Feliz Friday, beautiful people! I bet you didn’t know that helping Señorita Vino ace her WSET Level III Advanced exam was on your to-do list today. I’m scrambling to learn my Italian wines this weekend, and writing this month’s ¡Mucho Gusto! post is actually helping me organize my thoughts on Soave, Italy’s most important white wine.
So sit back and pour yourself a refreshing glass of Soave tonight. Your friends will be impressed with your knowledge, and I am eternally grateful for the opportunity to use you as my virtual study group. ¡Salud!
HOLA, ME LLAMO: Soave is an Italian white wine made from the Garganega grape.
MY ROOTS: Soave is the name of a zone in the Veneto region of northeastern Italy. In 1968, Soave was given a DOC designation, or Denominazione di Origine Controllata. A DOC means that those wines are considered high quality under European wine laws. As for the grape itself, it is mentioned as early as 1304 in the works of the Italian Petrus Crescentiis, perhaps the world’s first wine writer. Grapes grown in the hillside regions of Soave’s Classico zone are said to produce the highest quality wines.
ALL ABOUT ME: Soave DOC is a dry white wine. It should be noted that for a while, Soave was considered pretty “meh.” That changed in 2002 with various DOCG designations. In essence, DOCG grants “best of the best” status to Italian wines made in that region. So back to Soave…if you’ve got a quality Soave on the palate, you’re going to taste green plums, almonds and a touch of citrus. You’ll also pick up some lovely minerality and chamomile flowers. Recioto di Soave is made from dried Garganega grapes, so if you’re sipping Recioto, it’s going to be decadently sweet. In a good way, of course.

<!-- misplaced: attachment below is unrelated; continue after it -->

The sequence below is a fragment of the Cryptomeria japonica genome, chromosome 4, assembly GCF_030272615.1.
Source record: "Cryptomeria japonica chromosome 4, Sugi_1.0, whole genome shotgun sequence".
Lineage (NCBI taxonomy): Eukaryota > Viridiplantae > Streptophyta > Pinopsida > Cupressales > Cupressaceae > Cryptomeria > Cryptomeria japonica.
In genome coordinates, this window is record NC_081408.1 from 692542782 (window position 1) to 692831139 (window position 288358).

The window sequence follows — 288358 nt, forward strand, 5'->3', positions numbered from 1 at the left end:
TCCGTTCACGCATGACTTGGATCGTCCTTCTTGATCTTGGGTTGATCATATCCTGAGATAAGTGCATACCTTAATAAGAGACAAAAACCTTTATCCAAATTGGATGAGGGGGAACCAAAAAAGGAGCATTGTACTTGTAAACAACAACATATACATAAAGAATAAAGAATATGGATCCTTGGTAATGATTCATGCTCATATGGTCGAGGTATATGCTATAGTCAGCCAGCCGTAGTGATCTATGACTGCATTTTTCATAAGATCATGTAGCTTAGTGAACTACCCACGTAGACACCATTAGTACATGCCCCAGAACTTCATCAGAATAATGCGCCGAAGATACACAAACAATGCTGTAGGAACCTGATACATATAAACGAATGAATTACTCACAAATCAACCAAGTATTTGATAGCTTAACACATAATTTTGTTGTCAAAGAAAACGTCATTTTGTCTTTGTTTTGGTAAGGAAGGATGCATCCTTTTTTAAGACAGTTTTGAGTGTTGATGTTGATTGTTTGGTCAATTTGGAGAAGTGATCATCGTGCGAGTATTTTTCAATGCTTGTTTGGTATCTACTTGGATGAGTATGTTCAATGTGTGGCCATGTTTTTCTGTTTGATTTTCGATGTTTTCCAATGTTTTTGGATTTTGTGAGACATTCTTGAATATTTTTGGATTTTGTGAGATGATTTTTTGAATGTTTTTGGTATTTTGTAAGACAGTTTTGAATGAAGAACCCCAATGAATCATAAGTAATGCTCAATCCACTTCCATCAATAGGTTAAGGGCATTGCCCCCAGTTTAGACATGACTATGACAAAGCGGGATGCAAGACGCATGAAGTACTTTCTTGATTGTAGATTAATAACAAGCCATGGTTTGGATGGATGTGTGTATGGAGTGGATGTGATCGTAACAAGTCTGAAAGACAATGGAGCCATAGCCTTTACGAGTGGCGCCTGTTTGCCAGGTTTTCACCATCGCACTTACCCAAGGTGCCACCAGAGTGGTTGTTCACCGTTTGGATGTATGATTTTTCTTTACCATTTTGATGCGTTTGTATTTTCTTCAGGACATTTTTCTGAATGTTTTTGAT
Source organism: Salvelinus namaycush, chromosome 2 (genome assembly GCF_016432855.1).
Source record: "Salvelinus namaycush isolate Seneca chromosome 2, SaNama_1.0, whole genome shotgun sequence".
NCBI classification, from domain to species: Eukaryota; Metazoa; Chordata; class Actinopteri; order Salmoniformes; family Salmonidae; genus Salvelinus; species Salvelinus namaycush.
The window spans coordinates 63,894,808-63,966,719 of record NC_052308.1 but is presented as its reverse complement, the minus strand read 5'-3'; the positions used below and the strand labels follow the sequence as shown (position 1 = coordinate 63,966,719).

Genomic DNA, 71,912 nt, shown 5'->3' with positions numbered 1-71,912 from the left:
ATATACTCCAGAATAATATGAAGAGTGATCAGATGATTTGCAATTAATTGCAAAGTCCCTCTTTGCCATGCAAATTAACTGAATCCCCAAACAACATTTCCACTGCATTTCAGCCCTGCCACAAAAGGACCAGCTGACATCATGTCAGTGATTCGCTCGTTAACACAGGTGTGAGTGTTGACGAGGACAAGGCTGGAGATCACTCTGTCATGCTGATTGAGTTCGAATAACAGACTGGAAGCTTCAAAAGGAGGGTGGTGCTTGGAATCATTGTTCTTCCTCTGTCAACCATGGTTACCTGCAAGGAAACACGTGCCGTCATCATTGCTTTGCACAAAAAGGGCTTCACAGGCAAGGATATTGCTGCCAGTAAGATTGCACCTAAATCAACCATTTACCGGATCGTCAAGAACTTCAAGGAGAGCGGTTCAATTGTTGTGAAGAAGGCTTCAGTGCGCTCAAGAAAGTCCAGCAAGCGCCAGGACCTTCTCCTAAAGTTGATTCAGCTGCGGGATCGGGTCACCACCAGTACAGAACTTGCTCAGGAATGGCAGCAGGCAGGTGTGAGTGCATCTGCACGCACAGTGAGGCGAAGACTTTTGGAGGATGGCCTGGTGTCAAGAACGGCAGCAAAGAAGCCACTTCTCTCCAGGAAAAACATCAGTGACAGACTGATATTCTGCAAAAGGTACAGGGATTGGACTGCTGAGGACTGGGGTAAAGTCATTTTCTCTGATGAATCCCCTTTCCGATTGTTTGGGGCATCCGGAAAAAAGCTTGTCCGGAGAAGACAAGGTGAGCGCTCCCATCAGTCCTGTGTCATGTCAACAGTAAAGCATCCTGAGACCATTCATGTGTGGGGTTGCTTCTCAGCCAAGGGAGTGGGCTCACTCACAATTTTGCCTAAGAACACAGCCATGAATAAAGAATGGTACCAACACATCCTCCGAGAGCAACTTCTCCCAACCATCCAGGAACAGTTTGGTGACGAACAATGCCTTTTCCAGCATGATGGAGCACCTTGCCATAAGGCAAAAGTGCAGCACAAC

FOODS I LOVE: Soave is a textbook example of pairing wine with foods from the same region. The Veneto’s eastern boundary is the Adriatic Sea, a reminder that a textbook example of an Italian city, Venice, is part of the Veneto region. Serve Soave with seafood pasta dishes, shellfish, shrimp scampi, and just about any kind of fish. It’s also great with a cheese plate. For a Latin twist, pair it with chupe de camarones (a Peruvian seafood chowder), chicken tamales or menudo.
DO TRY THIS AT HOME: Soave generally won’t break the bank. The wine pictured above sells for $13.99 but tastes like a more expensive wine. You may see some Soaves in the $30 range, but you’ll find quite a bit in the $15-$17 range. Recommended labels include Roberto Anselmi, Umberto Portinari, Fratelli Pasqua and Inama.
Is there a wine you really want to get to know? Share it in the comments and you may see it in a future ¡Mucho Gusto!
4 thoughts on “¡Mucho Gusto! Get to know Soave”
Reblogged this on MyWine Channel.
I LOVE SOAVE! We used to serve it at a restaurant I used to work for, and no one would order it unless they asked for a recommendation. Then everyone at the table would slowly start switching over to the soave. I’m so glad it’s picking up here in the US. Have you tried my favorite Italian white variety, Fiano?
Happy to hear that Soave is getting the respect it deserves! Yes, I’ve tried Fiano and loved it. Hmmmm…I may have to do a “Mucho Gusto” on it. Thank you for reading!
ooooo yes i’d love to see a fiano post! we might do one soon!! – jay